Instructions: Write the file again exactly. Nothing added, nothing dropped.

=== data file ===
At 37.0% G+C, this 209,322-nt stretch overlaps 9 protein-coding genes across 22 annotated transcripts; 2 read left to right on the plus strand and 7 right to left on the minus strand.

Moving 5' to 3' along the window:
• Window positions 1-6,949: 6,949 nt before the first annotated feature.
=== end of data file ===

At 37.0% G+C, this 209,322-nt stretch overlaps 9 protein-coding genes across 22 annotated transcripts; 2 read left to right on the plus strand and 7 right to left on the minus strand.

Moving 5' to 3' along the window:
• Window positions 1-6,949: 6,949 nt before the first annotated feature.